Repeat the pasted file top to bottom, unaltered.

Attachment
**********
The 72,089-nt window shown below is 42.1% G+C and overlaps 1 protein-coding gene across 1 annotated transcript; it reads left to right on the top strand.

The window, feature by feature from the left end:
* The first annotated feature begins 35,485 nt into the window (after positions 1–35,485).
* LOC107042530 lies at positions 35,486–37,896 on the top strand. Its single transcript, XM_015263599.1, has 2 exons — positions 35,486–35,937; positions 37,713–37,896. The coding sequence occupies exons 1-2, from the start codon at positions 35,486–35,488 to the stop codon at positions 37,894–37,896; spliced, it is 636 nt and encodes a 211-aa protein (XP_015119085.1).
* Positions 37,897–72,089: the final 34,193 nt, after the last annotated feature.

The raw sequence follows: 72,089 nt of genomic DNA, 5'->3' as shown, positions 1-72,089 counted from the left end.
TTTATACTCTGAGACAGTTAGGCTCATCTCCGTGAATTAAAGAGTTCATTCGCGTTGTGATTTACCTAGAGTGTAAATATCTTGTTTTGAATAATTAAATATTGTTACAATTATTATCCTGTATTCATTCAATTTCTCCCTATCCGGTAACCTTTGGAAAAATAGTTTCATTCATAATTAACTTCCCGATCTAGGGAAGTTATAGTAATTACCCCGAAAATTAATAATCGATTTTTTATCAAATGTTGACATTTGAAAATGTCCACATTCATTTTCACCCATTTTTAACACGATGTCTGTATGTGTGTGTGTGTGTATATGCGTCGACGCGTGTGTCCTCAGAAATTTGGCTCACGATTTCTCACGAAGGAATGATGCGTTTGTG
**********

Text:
The 72,089-nt window shown below is 42.1% G+C and overlaps 1 protein-coding gene across 1 annotated transcript; it reads left to right on the top strand.

The window, feature by feature from the left end:
* The first annotated feature begins 35,485 nt into the window (after positions 1–35,485).
* LOC107042530 lies at positions 35,486–37,896 on the top strand. Its single transcript, XM_015263599.1, has 2 exons — positions 35,486–35,937; positions 37,713–37,896. The coding sequence occupies exons 1-2, from the start codon at positions 35,486–35,488 to the stop codon at positions 37,894–37,896; spliced, it is 636 nt and encodes a 211-aa protein (XP_015119085.1).
* Positions 37,897–72,089: the final 34,193 nt, after the last annotated feature.

The raw sequence follows: 72,089 nt of genomic DNA, 5'->3' as shown, positions 1-72,089 counted from the left end.
TTTATACTCTGAGACAGTTAGGCTCATCTCCGTGAATTAAAGAGTTCATTCGCGTTGTGATTTACCTAGAGTGTAAATATCTTGTTTTGAATAATTAAATATTGTTACAATTATTATCCTGTATTCATTCAATTTCTCCCTATCCGGTAACCTTTGGAAAAATAGTTTCATTCATAATTAACTTCCCGATCTAGGGAAGTTATAGTAATTACCCCGAAAATTAATAATCGATTTTTTATCAAATGTTGACATTTGAAAATGTCCACATTCATTTTCACCCATTTTTAACACGATGTCTGTATGTGTGTGTGTGTGTATATGCGTCGACGCGTGTGTCCTCAGAAATTTGGCTCACGATTTCTCACGAAGGAATGATGCGTTTGTG